Will Senate Committee Vote to Eliminate Construction Opportunities?
If passed, Bill 825 will have punishing effect on women-owned companies, veterans, and the formerly incarcerated

LIVERMORE, Calif., April 9, 2018—A committee of the State Senate will this week consider a dual-action bill that would simultaneously prohibit most construction companies from competing on Department of Corrections and Rehabilitation projects for 10 years and eliminate pre-apprenticeship curricula that has facilitated employment opportunities for thousands of men and women in California.

A hearing on Senate Bill 825 will be held by the Senate Labor & Industrial Relations Committee in Room 2040 of the State Capitol, Wednesday, April 11, at 9:30 a.m. The hearing can be viewed live on the California Senate website.

Section 2 of Senate Bill 825 would erect a barrier against smaller construction companies, including those owned by women and minorities, by requiring CDCR to sign a 10-year community workforce agreement (Project Labor Agreement) for all construction of $500,000 or more.

Community workforce agreements, or PLAs, are exclusive construction contracts between public agencies and labor unions for projects such as prisons, schools, hospitals, and police and fire stations. While well-intended, the exclusive nature of these PLA/CWA contracts prevent local contractors and small-business owners from competing for projects.

Traditionally, PLAs require the use of union labor, even if the successful bidding company is non-union. So, when a non-union company is granted the contract, it must perform the work using union workers rather than their own skilled and trained employees. Therefore, a company may not hire its own employees for a particular job, including workers who were formerly incarcerated.

Additionally, SB 825 would prohibit use of the National Center for Construction Education and Research’s (NCCER) CORE curriculum, a curriculum that 18,000 individuals have completed in the past 10 years at one of 108 locations throughout California. The California Department of Education, the state Dept. of Corrections and Rehabilitation, the California State University system, and the state’s community college system have all partnered with NCCER. Instead, SB 825 would turn all pre-apprentice training over to labor organizations.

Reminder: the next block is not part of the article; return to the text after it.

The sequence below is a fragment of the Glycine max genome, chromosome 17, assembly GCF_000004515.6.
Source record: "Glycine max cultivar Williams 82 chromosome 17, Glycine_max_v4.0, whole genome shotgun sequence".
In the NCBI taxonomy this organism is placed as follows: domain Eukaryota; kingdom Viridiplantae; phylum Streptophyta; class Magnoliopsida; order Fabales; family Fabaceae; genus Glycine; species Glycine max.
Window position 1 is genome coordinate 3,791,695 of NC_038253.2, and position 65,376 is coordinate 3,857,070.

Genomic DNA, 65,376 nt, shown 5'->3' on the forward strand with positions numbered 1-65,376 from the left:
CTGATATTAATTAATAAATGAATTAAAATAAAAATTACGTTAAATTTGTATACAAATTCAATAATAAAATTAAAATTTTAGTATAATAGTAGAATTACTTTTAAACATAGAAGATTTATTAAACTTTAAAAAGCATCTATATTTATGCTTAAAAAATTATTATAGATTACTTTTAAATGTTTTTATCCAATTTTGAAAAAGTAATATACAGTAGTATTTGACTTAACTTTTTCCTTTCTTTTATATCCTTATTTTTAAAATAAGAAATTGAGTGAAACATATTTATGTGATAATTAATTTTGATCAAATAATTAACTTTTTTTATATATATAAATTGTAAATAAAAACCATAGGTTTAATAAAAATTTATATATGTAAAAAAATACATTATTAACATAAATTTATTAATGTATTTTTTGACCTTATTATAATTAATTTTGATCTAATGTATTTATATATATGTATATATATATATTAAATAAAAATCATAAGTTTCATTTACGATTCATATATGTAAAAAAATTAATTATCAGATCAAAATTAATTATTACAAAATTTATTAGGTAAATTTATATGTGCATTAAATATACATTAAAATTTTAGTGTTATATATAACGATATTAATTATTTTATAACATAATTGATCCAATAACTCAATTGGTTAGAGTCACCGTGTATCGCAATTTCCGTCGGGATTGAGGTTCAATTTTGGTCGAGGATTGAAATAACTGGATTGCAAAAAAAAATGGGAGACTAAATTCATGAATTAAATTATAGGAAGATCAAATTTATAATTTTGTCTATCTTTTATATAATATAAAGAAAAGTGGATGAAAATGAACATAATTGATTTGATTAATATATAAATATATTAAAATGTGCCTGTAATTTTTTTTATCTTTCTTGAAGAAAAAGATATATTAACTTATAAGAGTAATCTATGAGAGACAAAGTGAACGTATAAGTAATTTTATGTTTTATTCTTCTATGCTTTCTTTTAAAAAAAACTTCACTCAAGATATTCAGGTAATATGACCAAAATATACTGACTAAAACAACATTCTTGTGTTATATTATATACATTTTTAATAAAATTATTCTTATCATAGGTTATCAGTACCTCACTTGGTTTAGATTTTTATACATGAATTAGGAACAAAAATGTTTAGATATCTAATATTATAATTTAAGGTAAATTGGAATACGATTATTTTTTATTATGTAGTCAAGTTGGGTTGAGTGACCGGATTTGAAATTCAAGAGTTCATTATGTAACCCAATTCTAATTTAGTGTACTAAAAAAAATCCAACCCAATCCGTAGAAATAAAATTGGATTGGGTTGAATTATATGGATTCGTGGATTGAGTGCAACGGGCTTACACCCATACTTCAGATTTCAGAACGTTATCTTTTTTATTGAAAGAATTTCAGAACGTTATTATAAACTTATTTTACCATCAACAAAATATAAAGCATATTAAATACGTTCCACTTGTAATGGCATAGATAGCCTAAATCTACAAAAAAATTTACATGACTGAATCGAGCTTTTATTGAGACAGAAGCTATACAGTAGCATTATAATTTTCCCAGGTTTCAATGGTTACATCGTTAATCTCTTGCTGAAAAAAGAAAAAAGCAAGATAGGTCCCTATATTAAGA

“The community workforce agreement contained in Senate Bill 825 would discourage nearly 82 percent of California’s construction workforce from competing for and winning construction contracts,” said Michele Daugherty, President and CEO of the Associated Builders and Contractors of Northern California. “Furthermore, limiting inmates to just union labor when 80 percent of construction jobs in California are provided by contractors not signed to a collective bargaining agreement, severely hampers their pursuit of a construction career. We should keep every possible door of opportunity open for those who served time and now seek a new chapter in their life.”

Testifying in opposition to SB 825 will be:

• Christine Leone of San Jose, who started her own electrical contracting company, Leone Electric, 1993
• Jay Hanicek, owner of American Plumbing Systems in Rancho Cordova, who started his business as a single dad
• Robert Stewart, a superintendent for Oakland-based Helix Electric, who is a graduate of a prison training program.

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Representing more than 19,000 construction and industry-related firms nationwide, the Associated Builders and Contractors was founded in 1950 and today has 70 chapters with 22,000 members. The ABC NorCal chapter started in 1976 and now represents 500 large and small companies across Northern California.